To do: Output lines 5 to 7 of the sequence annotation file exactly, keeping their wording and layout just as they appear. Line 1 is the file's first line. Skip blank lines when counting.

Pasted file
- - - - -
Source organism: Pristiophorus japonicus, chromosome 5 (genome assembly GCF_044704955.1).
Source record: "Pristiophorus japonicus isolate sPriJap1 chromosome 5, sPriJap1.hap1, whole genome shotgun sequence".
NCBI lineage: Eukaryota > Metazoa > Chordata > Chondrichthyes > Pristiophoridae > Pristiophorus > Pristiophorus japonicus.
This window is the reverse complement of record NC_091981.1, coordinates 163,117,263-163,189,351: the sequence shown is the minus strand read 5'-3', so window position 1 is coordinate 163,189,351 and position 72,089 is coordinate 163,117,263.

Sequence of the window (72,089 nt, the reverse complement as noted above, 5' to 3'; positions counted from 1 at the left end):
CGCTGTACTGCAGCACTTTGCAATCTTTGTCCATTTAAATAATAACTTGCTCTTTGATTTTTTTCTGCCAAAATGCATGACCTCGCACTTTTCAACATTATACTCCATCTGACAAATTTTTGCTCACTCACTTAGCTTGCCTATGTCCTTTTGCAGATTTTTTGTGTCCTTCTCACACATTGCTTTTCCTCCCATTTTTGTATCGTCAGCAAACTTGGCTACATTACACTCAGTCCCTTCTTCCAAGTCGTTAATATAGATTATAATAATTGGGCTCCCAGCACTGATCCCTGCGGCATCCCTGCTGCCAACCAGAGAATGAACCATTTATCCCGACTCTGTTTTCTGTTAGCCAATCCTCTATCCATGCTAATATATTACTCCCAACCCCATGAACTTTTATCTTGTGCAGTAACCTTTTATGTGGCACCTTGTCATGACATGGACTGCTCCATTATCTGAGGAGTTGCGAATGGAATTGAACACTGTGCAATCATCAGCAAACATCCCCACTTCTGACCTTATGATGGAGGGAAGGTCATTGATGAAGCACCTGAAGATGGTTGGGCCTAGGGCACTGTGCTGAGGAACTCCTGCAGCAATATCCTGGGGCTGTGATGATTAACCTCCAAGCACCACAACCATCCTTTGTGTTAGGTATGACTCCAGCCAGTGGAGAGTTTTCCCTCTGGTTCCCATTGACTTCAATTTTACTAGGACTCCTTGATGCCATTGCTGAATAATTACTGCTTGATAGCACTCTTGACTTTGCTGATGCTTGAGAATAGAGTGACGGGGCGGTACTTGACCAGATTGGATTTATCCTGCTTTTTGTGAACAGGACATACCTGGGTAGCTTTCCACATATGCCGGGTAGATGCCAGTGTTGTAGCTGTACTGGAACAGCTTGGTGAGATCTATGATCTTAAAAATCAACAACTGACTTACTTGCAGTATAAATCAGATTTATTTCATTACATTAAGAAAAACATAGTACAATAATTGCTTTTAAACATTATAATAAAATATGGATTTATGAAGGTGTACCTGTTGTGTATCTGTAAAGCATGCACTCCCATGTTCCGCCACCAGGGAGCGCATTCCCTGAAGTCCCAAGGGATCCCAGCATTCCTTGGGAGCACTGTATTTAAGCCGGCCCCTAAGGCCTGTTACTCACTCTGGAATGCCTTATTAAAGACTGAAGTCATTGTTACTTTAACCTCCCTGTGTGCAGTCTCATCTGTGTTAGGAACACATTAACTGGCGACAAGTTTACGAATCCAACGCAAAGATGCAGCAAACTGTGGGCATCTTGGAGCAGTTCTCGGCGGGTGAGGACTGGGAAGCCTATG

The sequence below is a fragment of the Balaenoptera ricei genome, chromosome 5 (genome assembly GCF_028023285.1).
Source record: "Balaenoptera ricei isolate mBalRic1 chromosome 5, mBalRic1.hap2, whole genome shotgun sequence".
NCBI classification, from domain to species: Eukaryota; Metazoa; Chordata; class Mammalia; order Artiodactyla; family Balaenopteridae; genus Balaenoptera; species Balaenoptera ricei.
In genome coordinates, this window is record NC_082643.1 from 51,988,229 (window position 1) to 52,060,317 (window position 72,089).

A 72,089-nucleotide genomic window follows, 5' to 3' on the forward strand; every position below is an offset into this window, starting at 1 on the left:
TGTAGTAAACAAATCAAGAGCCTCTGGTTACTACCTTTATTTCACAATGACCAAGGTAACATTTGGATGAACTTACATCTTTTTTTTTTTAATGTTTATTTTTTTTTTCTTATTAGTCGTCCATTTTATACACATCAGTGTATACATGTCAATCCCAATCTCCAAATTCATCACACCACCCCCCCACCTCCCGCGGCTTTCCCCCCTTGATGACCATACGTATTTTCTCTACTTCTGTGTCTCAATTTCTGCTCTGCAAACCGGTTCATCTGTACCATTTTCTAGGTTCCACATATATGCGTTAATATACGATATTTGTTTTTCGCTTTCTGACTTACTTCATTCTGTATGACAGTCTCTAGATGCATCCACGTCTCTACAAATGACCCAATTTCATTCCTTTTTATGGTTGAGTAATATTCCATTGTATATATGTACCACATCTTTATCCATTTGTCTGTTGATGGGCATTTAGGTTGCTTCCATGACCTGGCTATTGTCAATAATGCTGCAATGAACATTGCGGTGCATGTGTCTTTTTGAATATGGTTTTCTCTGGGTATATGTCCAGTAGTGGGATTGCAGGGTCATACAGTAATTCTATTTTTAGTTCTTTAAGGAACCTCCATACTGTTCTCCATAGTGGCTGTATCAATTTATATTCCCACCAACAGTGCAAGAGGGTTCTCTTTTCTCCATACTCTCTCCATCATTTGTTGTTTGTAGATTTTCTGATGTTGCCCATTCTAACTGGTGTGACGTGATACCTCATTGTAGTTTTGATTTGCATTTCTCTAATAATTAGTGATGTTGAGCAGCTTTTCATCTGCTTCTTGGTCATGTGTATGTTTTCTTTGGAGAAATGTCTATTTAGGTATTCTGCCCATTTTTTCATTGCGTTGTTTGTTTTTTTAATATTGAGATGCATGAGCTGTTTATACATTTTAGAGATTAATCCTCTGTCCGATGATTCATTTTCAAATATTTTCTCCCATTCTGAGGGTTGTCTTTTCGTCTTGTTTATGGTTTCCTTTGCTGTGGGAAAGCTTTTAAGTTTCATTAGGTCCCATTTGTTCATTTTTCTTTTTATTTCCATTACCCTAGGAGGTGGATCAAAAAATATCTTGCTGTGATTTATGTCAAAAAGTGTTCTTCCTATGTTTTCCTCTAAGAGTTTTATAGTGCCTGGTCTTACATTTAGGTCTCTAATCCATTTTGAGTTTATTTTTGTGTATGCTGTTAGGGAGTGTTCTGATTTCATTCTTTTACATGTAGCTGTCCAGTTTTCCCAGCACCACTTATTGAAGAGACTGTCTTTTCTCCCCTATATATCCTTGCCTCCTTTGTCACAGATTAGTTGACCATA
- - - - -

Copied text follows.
Sequence of the window (72,089 nt, the reverse complement as noted above, 5' to 3'; positions counted from 1 at the left end):
CGCTGTACTGCAGCACTTTGCAATCTTTGTCCATTTAAATAATAACTTGCTCTTTGATTTTTTTCTGCCAAAATGCATGACCTCGCACTTTTCAACATTATACTCCATCTGACAAATTTTTGCTCACTCACTTAGCTTGCCTATGTCCTTTTGCAGATTTTTTGTGTCCTTCTCACACATTGCTTTTCCTCCCATTTTTGTATCGTCAGCAAACTTGGCTACATTACACTCAGTCCCTTCTTCCAAGTCGTTAATATAGATTATAATAATTGGGCTCCCAGCACTGATCCCTGCGGCATCCCTGCTGCCAACCAGAGAATGAACCATTTATCCCGACTCTGTTTTCTGTTAGCCAATCCTCTATCCATGCTAATATATTACTCCCAACCCCATGAACTTTTATCTTGTGCAGTAACCTTTTATGTGGCACCTTGTCATGACATGGACTGCTCCATTATCTGAGGAGTTGCGAATGGAATTGAACACTGTGCAATCATCAGCAAACATCCCCACTTCTGACCTTATGATGGAGGGAAGGTCATTGATGAAGCACCTGAAGATGGTTGGGCCTAGGGCACTGTGCTGAGGAACTCCTGCAGCAATATCCTGGGGCTGTGATGATTAACCTCCAAGCACCACAACCATCCTTTGTGTTAGGTATGACTCCAGCCAGTGGAGAGTTTTCCCTCTGGTTCCCATTGACTTCAATTTTACTAGGACTCCTTGATGCCATTGCTGAATAATTACTGCTTGATAGCACTCTTGACTTTGCTGATGCTTGAGAATAGAGTGACGGGGCGGTACTTGACCAGATTGGATTTATCCTGCTTTTTGTGAACAGGACATACCTGGGTAGCTTTCCACATATGCCGGGTAGATGCCAGTGTTGTAGCTGTACTGGAACAGCTTGGTGAGATCTATGATCTTAAAAATCAACAACTGACTTACTTGCAGTATAAATCAGATTTATTTCATTACATTAAGAAAAACATAGTACAATAATTGCTTTTAAACATTATAATAAAATATGGATTTATGAAGGTGTACCTGTTGTGTATCTGTAAAGCATGCACTCCCATGTTCCGCCACCAGGGAGCGCATTCCCTGAAGTCCCAAGGGATCCCAGCATTCCTTGGGAGCACTGTATTTAAGCCGGCCCCTAAGGCCTGTTACTCACTCTGGAATGCCTTATTAAAGACTGAAGTCATTGTTACTTTAACCTCCCTGTGTGCAGTCTCATCTGTGTTAGGAACACATTAACTGGCGACAAGTTTACGAATCCAACGCAAAGATGCAGCAAACTGTGGGCATCTTGGAGCAGTTCTCGGCGGGTGAGGACTGGGAAGCCTATG

The sequence below is a fragment of the Balaenoptera ricei genome, chromosome 5 (genome assembly GCF_028023285.1).